What are Healthcare Operations? • Healthcare operations are activities that UMMC performs on a day-to-day basis in order to stay in business. Examples of healthcare operations include: • Utilization review activities; • Compliance activities; • Internal auditing activities; • Teaching of students; and/or • Performance improvement activities
Disclosures/Releases with Authorizations Disclosures, other than those previously listed, can be made by UMMC only if the patient signs an authorization. Authorizations, which are sometimes referred to as consents to release, must contain the necessary core elements and statements before the information can be released. Fulfilling an authorization that does not contain the required core elements and statements is a violation of this federal regulation. Only authorized employees can disclose patient information.
Several Important Concepts: Concept #1 Need to Know- Only access patient information if you have been assigned some form of responsibility for the patient’s care. Share information about patients only with other individuals who have a “need to know”. Part of protecting our patient’s privacy is to ensure that employees access only that information which they “need to know” in order to perform their job duties. If an employee does not have a valid reason to know a patient’s information, they should refrain from accessing it.
Several Important Concepts: Concept #2 Minimum Necessary- It is UMMC policy that each employee use and disclose only that information that is minimally necessary to fulfill a purpose or duty.Only access or view the minimum amount of patient health information necessary to complete your job duties.
Several Important Concepts: Concept #3 Patients Rights- Under HIPAA, patients have several rights related to their PHI. Below is a comprehensive list of those rights. The next slide shows how you should respond to a patient if they have questions pertaining to those rights. • Right to access and obtain a copy of their medical record; • Right to request an amendment to their health information; • Right to receive an accounting of disclosures; • The right to request that restrictions be placed on the use of his/her PHI even for the purposes of treatment, payment and healthcare operations; • Right to file a complaint; • Right to agree or object to being included in the hospital directory; • Right to request confidential communications; and • Right to a Notice of Privacy Practices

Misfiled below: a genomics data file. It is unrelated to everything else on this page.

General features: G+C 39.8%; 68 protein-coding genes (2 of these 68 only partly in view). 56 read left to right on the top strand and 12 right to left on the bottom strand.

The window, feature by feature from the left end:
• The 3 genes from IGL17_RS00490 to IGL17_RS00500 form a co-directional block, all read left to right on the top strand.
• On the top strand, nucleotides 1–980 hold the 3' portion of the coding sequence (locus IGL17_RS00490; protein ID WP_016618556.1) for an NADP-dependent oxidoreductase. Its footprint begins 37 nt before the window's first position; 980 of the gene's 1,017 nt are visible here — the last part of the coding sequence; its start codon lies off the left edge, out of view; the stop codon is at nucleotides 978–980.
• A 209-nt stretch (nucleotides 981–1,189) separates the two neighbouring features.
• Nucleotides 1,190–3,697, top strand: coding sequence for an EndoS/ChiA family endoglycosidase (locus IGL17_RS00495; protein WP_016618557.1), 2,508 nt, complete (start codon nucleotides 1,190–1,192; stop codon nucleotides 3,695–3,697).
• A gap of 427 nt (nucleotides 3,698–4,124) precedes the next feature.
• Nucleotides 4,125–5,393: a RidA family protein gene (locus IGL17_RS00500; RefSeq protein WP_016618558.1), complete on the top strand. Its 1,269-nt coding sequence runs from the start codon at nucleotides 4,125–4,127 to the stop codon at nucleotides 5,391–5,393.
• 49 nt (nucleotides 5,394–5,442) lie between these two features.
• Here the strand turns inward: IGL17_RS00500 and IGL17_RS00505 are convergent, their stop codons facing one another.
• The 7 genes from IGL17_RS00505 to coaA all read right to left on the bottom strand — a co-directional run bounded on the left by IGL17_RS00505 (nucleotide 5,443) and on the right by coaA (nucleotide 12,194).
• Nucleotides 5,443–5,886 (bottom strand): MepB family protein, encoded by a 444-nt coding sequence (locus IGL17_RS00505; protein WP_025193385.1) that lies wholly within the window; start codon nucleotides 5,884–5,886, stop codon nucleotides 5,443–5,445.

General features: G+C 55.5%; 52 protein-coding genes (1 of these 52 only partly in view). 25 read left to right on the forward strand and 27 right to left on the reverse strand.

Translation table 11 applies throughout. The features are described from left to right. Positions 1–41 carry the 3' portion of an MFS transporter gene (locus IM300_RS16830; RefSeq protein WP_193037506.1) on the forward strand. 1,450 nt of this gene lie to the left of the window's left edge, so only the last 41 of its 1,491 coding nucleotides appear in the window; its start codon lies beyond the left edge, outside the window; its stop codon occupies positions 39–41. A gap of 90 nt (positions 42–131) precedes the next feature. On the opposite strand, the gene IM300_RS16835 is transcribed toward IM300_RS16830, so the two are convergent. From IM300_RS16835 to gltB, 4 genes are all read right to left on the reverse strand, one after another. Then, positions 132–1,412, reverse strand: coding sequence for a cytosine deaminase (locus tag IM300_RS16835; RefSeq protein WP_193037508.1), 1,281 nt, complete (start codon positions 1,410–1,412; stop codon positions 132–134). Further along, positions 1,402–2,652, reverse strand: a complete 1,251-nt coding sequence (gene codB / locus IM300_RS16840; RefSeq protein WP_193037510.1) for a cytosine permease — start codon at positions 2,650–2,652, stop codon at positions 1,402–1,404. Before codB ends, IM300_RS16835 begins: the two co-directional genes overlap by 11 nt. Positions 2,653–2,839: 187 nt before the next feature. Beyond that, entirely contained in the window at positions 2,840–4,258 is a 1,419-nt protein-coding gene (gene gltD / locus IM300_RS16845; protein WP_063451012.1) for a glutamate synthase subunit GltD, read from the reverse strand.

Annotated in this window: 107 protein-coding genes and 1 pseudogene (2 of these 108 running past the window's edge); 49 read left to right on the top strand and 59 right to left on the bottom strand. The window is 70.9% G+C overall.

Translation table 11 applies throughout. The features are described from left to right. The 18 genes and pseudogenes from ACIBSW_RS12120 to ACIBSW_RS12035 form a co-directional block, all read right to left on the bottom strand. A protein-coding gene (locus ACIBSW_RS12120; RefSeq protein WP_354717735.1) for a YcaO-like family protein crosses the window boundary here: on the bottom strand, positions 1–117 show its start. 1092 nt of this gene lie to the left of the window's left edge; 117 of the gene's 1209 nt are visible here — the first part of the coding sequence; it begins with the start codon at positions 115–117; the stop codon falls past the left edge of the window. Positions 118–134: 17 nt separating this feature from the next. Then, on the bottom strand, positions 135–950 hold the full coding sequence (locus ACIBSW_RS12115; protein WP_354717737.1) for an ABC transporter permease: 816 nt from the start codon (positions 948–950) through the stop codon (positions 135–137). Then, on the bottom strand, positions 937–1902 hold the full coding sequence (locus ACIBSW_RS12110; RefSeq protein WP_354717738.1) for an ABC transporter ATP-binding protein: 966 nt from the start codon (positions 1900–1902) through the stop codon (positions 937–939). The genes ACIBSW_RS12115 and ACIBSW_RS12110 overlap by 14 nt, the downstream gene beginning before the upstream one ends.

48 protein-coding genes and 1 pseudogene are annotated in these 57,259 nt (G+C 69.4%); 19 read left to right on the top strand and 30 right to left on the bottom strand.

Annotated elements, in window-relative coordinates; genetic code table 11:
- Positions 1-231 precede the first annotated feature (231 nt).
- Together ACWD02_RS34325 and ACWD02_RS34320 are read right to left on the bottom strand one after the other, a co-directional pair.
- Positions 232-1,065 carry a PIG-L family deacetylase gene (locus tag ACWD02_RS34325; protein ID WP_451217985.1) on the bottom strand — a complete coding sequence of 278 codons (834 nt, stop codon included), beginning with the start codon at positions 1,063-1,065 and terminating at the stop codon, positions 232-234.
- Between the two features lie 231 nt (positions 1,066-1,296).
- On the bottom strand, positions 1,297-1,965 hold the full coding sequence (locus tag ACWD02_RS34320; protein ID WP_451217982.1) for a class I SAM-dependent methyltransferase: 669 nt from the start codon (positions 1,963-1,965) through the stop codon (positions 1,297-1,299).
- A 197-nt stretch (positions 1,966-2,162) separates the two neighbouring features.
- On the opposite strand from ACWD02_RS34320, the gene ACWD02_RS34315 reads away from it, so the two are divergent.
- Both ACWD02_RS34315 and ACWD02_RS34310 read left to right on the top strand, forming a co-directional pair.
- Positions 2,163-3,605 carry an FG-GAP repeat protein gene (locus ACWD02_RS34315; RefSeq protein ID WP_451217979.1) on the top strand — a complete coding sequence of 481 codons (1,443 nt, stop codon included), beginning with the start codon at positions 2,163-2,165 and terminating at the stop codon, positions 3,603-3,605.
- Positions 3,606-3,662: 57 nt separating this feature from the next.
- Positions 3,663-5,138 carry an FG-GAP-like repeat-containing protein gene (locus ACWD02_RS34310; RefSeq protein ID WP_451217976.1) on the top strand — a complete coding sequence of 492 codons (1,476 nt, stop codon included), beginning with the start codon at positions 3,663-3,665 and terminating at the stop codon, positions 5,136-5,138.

Patient Right How to handle request
Criminal Penalties • Previously, employees who inappropriately accessed, used, or disclosed a patients health information were not subject to criminal penalties. UMMC would “take the blame” and the responsible employee would only receive sanctions listed within the institution’s sanction policy. • Now, if you inappropriately access, use, or disclose a patient’s health information, you can be charged with criminal penalties.
Did You Know… • The U.S. Department of Health and Human Services (HHS) Office for Civil Rights (OCR) released a final rule, also known as the Omnibus Rule, on January 17, 2013 to enhance privacy and security of health information under HIPAA and the HITECH Act.
Revisions to HIPAA and HITECH Act • Among the changes and additions to the privacy laws include: • Business Associate Accountability • Authorizations • Uses/Disclosures of PHI for Marketing and Fundraising • Protection of Decedent PHI • Breach Notifications • Additional Patient Rights • Restrictions on Uses/Disclosures of PHI • Enforcement and Security • Privacy with the Genetic Information
Business Associate Accountability • Defined by services such as creating, receiving, maintaining, or transmitting PHI for a Covered Entity. • Include Patient Safety Organizations (PSOs), health information organizations (HIOs), and subcontractors • Accountable For the Following: • Uses/disclosures of PHI which do not follow its agreement or the Privacy Rule; • Failure to provide notification of a breach; • Failure to provide an accounting of disclosures; • Failure to report PHI to the Secretary; • Failure to comply with the Security Rule. • Held to the Minimum Necessary Standard.
Authorizations • Uses/Disclosures for marketing and the sale of PHI require an Authorization. • Authorizations for research can combine conditioned and unconditioned Authorizations as long as the research elements are identified separately. • Written Authorization is not required for disclosure of proof of immunization to schools. • Authorizations for research can include authorization for future research as long as it is stated clearly.
Uses/Disclosures of PHI for Marketing and Fundraising • Marketing • Limits are placed on communication considered to be health care operations if a Covered Entity receives financial remuneration (payment) in exchange for the communication for the third party. • If financial remuneration is received, an Authorization for release of information is required by the Covered Entity. • Exceptions: • Prescription refill reminders, face to face communication, and promotional gifts of minimal value. • Fundraising • A Covered Entity must provide a recipient of fundraising communication the opportunity, without unnecessary burden, to opt out of receiving communications and ensure future communication is discontinued if the recipient chooses to opt out.